Posted by Michael A. LaFerrara on
Thursday, October 23, 2014
NJ's Consumer Fraud Act: Non-Objective Law in Action
In the fictional person of Atlas Shrugged’s Judge Narragansett, Ayn Rand labeled non-objective law “humanity’s darkest evil.” Elsewhere, she wrote:
When men are caught in the trap of non-objective law, when their work, future and livelihood are at the mercy of a bureaucrat’s whim, when they have no way of knowing what unknown “influence” will crack down on them for which unspecified offense, fear becomes their basic motive, if they remain in the industry at all—and compromise, conformity, staleness, dullness, the dismal grayness of the middle-of-the-road are all that can be expected of them. Independent thinking does not submit to bureaucratic edicts, originality does not follow “public policies,” integrity does not petition for a license, heroism is not fostered by fear, creative genius is not summoned forth at the point of a gun.
Non-objective law is the most effective weapon of human enslavement: its victims become its enforcers and enslave themselves.
Keep this in mind when you read the following.
The fallout from the Great Recession continues, and the scapegoating of the mortgage lending industry continues apace. In Court brightens homeowners’ hope, lawyer Adam Deutsch hailed a recent court ruling against a mortgage lender:
New Jersey’s Legislature has always been at the forefront in drafting laws to protect the consumers of this state from foreseeable and unanticipated harms put in place by commercial enterprises in the state. The apex of consumer protection regulation is the New Jersey Consumer Fraud Act.
Note the term “unanticipated harms.” Deutsch continues:
Broadly speaking and with few exceptions, the CFA prohibits any company from engaging in an unconscionable commercial practice.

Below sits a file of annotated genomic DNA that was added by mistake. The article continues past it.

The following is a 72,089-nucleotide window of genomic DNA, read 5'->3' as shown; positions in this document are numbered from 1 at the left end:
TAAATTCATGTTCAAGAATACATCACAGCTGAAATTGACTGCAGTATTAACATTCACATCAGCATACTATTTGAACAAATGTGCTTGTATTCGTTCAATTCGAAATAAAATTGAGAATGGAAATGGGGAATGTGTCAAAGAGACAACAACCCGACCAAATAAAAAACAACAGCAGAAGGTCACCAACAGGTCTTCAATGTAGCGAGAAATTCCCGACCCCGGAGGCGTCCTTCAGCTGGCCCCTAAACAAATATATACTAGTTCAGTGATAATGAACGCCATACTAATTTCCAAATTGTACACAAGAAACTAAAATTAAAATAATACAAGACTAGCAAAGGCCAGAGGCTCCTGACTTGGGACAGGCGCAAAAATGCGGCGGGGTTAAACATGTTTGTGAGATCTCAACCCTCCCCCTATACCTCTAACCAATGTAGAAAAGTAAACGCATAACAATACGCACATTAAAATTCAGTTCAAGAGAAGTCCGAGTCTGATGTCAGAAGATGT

The housing crises in New Jersey is far from resolved, and now is the time for a sea change brought on by the recent judicial decision in Freedom Mortgage Corporation v. Major.
The quintessential finding of this recent decision is that it is an unconscionable business practice to sell a homeowner a refinance loan when there is little to no net benefit to the consumer.
Deutsch goes on to cite two alleged “unconscionable commercial practices”:
Arguably any loan that contained a negative amortization provision where the homeowner was instructed to make payments that did not even cover the full interest payment is unconscionable.
Likewise, any homeowner who was the target of a loan-flipping scheme, where they were induced to refinance two or more times within one or two calendar years is also unconscionable.
Consider the market conditions pre-crash. Housing prices were rising rapidly, inflated by government policies—a process that had been going on in varying degrees for so long that people believed housing prices would always keep rising. And for those who understood the process and the risks, how were they to know whether the music would stop in a year or ten or 25 years? Financial bubbles are inherently unpredictable. Under these conditions, many negative amortization loans may have seemed to make sense to both borrower and lender. If your home value is rising faster than your mortgage balance, your net worth is rising. If your pay rises over time, you could pay down the balance or refinance out of your negative amortization loan. If not, you could always sell, cashing in on the home appreciation even as you pay off your inflated loan balance.
Hindsight is 20/20. What seemed like a good deal pre-crash became, in retrospect, a bad deal—an “unconscionable commercial practice.” Is it fair to demonize lenders for failing to see the crash coming? Most of the distressed homeowners could have sold at a profit if home values kept rising, as had typically been the case for decades. If that were the case, would lenders have been entitled to the profits? After all, they put the homeowners into the loans that enabled the homeowner to profit. No? Then why are they responsible for the “unanticipated” losses resulting from the home price crash? Are homeowners not responsible for loans they voluntarily took out?
I left these comments:
Non-Objective law is law that is so vague that no one can be sure what, exactly, is unlawful until after one acts; law that, essentially, is up to the momentary whims of lawyers, judges, and juries. It amounts to ex-post-facto law. It is an essential facet of tyranny.
The banning of “unconscionable commercial practice” is just such non-objective law. It is so undefinable that virtually any business practice can be declared illegal after the fact, including actions believed to be legal and ethical at the time of implementation, and the two examples presented here prove it.